6:27 AM  
Blogger Dawn said...

You are not alone.

7:32 AM  
Blogger Jodi said...

AMEN, sister. I feel ya. Well, not really since we are in blog land and it's cyberspace and I can't REALLY feel you, but I feel you, as in I understand and agree wholeheartedly.

I too loved to read and write, since my conception I think. My biggest dream is to be a published writer. I seriously doubt that will ever happen. But, in the meantime I LOVE blogging, I love having a place to express myself, and I very much enjoy reading extraordinary writing such as is displayed in this blog with each & every post.

You ARE a wonderful writer and I feel privelaged that I get to read you! :)

Oh yeah, and I am a comment whore and am not ashamed to admit it.

7:39 AM  
Blogger Andrea said...

I have chills. You could totally be ME! I changed my major in college from English to Accounting because I didn't want to teach (though I don't know why) and I didn't want to starve trying to break into publishing. I had lofty notions that the only kind of writing I wanted to do was novel writing, but at I realized that such a goal would take a lot of time, patience, and a good deal of luck along with my talent. I was a Novel Snob, and I so. regret. that. It caused me to make one of the worst decisions of my life. I changed my major so that I'd have a solid, steady paycheck. I sold out.

My job is left-brained all the way, calculator and mechanical pencil in hand, I fall asleep with the banality. Instead of staying true to my dreams and just getting jobs that paid the bills while writing and working toward that end, I substituted a career in something I have no interest in, that bleeds me of time in which I wish I was writing, time during which I commute for 2 hours a day, time I sit at my desk and wish I was home writing, time time time that's slipping by me. I only get about an hour a day to write on my projects, and that hour is only if I'm not so exhausted that when facing the computer or pillow choice, I actually choose to plop my ass in the desk chair instead of bed.

And so I blog.

7:39 AM  
Blogger Mommy off the Record said...

Carriebrett: a fellow English major--awesome.

Kvetch: I enjoy your blog as well. It was one of the first ones I read and I now visit you regularly.

Christina: I love that aspect of blogging too...getting a break from the write and read about the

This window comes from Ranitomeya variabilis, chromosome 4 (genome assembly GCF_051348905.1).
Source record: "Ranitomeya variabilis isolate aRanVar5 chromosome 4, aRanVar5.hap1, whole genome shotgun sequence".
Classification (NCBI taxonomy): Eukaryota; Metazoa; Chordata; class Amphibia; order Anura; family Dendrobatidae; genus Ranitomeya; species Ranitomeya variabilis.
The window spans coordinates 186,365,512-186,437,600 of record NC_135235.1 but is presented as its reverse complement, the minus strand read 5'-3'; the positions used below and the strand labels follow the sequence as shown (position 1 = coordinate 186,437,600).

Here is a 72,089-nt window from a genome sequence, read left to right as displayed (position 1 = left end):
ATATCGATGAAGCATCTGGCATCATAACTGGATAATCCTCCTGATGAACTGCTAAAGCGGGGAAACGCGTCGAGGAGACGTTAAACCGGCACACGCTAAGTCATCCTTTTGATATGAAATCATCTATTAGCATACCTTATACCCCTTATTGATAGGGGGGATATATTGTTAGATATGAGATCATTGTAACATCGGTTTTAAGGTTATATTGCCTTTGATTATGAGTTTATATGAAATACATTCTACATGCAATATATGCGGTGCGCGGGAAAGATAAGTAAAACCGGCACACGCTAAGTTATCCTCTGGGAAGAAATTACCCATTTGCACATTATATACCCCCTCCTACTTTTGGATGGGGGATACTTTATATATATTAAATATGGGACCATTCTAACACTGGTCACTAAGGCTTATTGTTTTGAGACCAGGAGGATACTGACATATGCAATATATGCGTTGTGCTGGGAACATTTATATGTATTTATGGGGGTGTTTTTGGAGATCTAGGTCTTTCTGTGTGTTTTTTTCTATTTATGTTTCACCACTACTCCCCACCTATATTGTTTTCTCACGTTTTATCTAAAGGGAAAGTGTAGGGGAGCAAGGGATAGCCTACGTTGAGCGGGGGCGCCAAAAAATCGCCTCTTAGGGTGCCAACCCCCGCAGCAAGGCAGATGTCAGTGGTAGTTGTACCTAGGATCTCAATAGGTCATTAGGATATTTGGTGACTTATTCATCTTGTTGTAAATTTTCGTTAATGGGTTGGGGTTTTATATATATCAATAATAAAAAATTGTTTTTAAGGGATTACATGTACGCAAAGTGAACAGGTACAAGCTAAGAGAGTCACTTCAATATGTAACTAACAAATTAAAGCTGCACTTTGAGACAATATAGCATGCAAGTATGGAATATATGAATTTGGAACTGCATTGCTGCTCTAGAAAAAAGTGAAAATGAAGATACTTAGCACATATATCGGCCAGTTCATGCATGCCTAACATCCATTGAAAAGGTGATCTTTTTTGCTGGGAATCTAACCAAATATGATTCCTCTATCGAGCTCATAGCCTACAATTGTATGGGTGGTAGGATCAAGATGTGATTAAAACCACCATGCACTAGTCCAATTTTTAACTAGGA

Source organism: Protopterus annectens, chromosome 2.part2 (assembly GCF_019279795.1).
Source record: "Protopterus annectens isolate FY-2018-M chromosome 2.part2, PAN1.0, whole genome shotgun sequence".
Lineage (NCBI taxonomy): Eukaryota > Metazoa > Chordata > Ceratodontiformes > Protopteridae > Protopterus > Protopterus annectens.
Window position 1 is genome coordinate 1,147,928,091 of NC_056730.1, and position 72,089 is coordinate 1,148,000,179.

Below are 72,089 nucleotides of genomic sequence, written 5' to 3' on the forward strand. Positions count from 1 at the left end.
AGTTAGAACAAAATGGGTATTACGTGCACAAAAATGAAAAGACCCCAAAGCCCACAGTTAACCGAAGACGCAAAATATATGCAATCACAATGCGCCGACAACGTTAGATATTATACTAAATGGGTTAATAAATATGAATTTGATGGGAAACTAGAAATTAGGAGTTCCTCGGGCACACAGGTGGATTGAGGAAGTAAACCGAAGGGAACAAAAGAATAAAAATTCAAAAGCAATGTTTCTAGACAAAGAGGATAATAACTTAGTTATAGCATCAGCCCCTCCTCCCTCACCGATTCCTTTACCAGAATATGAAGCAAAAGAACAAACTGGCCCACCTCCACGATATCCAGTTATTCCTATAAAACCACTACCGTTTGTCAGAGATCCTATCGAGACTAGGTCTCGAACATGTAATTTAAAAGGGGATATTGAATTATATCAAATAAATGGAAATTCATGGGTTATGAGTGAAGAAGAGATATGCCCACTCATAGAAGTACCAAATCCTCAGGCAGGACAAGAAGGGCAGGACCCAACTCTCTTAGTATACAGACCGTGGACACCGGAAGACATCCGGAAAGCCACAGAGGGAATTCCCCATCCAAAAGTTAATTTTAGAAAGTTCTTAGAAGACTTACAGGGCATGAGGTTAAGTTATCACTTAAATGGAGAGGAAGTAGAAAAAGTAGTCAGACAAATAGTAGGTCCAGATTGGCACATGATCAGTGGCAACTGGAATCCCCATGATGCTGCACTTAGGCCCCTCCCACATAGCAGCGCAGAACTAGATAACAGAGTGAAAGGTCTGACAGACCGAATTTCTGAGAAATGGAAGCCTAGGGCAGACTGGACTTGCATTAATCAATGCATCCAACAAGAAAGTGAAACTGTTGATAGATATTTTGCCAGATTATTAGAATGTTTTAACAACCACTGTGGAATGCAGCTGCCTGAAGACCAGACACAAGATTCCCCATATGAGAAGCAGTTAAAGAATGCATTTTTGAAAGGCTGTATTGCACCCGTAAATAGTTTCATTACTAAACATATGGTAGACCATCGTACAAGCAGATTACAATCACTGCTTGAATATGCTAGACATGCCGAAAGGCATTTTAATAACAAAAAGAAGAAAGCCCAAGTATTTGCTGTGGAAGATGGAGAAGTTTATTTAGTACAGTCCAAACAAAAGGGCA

Domesticator: likewise, likewise!

Kel: right back atcha Mama!

Mrs. Davis: 12 years? You are awesome. It is good work.

Sunshine: yes, the comments. They are nice aren't they? No gettin' around it.

Dawn: that makes me happy.

Jodi: I'm glad we met. You are a really down-to-earth writer and I like that.

Andrea: I think we are living parallel lives! Sometimes I feel like I sold out too. Glad we met over the blogosphere. I can totally relate to your comment.

8:25 AM  
Blogger Marcie said...

Even though your job is as a fiscal anylyst you will always be a writer and a damn good one at that.
This blogging thing should be fun and never a source of stress. Thanks for the reminder:)

9:55 AM  
Blogger Great Day said...

If reaching your audience is what you were seeking, your quest is over with me.

You brought tears to my eyes. What a wonderful, well thought out post.

I have throughly enjoyed your writing and will be back everyday for the rest of my life!!

10:12 AM  
Blogger jennster said...

awwww- this is lovely. you are so cute. write away darlin, i'll kepe reading!! :)

10:26 AM  
Blogger Catch said...

I love your blog...its always interesting and witty...I didnt really know a lot about blogs when I started mine.....but it is quite an outlet...and I have made so many blogger friends!!! God bless you keep writing...we will keep reading!

10:41 AM  
Anonymous lildb said...

Wow. My blush (blog crush; I'm full of 'em lately) has suddenly become a raging torrent. Really? Narnia *and* The Hobbit *and* Anne Shirley?

Be still, my throbbing heart, my flushed face.


seriously, I used to cry - okay, scratch the used-to portion - at the end of books, because I'd fallen so in love with the characters and the world in which they dwelled that I didn't want to let go.

dude, I *so* can't wait to hang out with you sometime, and get the boyz together to swap spit. :)